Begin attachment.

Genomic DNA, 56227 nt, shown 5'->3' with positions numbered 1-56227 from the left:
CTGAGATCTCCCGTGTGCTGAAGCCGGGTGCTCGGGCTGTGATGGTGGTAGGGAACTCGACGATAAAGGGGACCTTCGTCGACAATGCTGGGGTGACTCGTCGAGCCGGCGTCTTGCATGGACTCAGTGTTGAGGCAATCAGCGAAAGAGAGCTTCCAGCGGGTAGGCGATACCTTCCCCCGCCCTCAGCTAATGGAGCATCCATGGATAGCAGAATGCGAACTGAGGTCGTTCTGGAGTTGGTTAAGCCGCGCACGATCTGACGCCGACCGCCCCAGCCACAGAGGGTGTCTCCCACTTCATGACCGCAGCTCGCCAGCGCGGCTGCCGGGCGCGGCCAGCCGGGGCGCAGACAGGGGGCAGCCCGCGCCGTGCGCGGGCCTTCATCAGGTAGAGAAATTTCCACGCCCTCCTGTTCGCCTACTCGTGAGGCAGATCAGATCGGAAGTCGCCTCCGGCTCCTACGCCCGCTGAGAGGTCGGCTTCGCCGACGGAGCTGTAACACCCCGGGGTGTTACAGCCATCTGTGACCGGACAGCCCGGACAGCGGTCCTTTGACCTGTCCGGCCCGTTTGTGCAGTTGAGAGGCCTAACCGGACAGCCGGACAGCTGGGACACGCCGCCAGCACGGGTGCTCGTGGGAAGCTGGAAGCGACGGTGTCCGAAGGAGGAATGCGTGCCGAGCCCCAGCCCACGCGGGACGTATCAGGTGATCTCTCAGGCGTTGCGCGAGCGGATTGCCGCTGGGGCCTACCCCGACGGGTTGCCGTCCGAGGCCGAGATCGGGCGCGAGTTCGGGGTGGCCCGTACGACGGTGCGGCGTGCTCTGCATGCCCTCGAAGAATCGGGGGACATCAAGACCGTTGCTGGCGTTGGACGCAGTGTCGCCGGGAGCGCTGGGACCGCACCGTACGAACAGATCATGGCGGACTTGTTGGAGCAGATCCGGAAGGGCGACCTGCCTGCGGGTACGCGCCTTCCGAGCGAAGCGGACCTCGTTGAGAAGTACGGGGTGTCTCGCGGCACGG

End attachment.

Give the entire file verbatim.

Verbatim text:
Genomic DNA, 56227 nt, shown 5'->3' with positions numbered 1-56227 from the left:
CTGAGATCTCCCGTGTGCTGAAGCCGGGTGCTCGGGCTGTGATGGTGGTAGGGAACTCGACGATAAAGGGGACCTTCGTCGACAATGCTGGGGTGACTCGTCGAGCCGGCGTCTTGCATGGACTCAGTGTTGAGGCAATCAGCGAAAGAGAGCTTCCAGCGGGTAGGCGATACCTTCCCCCGCCCTCAGCTAATGGAGCATCCATGGATAGCAGAATGCGAACTGAGGTCGTTCTGGAGTTGGTTAAGCCGCGCACGATCTGACGCCGACCGCCCCAGCCACAGAGGGTGTCTCCCACTTCATGACCGCAGCTCGCCAGCGCGGCTGCCGGGCGCGGCCAGCCGGGGCGCAGACAGGGGGCAGCCCGCGCCGTGCGCGGGCCTTCATCAGGTAGAGAAATTTCCACGCCCTCCTGTTCGCCTACTCGTGAGGCAGATCAGATCGGAAGTCGCCTCCGGCTCCTACGCCCGCTGAGAGGTCGGCTTCGCCGACGGAGCTGTAACACCCCGGGGTGTTACAGCCATCTGTGACCGGACAGCCCGGACAGCGGTCCTTTGACCTGTCCGGCCCGTTTGTGCAGTTGAGAGGCCTAACCGGACAGCCGGACAGCTGGGACACGCCGCCAGCACGGGTGCTCGTGGGAAGCTGGAAGCGACGGTGTCCGAAGGAGGAATGCGTGCCGAGCCCCAGCCCACGCGGGACGTATCAGGTGATCTCTCAGGCGTTGCGCGAGCGGATTGCCGCTGGGGCCTACCCCGACGGGTTGCCGTCCGAGGCCGAGATCGGGCGCGAGTTCGGGGTGGCCCGTACGACGGTGCGGCGTGCTCTGCATGCCCTCGAAGAATCGGGGGACATCAAGACCGTTGCTGGCGTTGGACGCAGTGTCGCCGGGAGCGCTGGGACCGCACCGTACGAACAGATCATGGCGGACTTGTTGGAGCAGATCCGGAAGGGCGACCTGCCTGCGGGTACGCGCCTTCCGAGCGAAGCGGACCTCGTTGAGAAGTACGGGGTGTCTCGCGGCACGG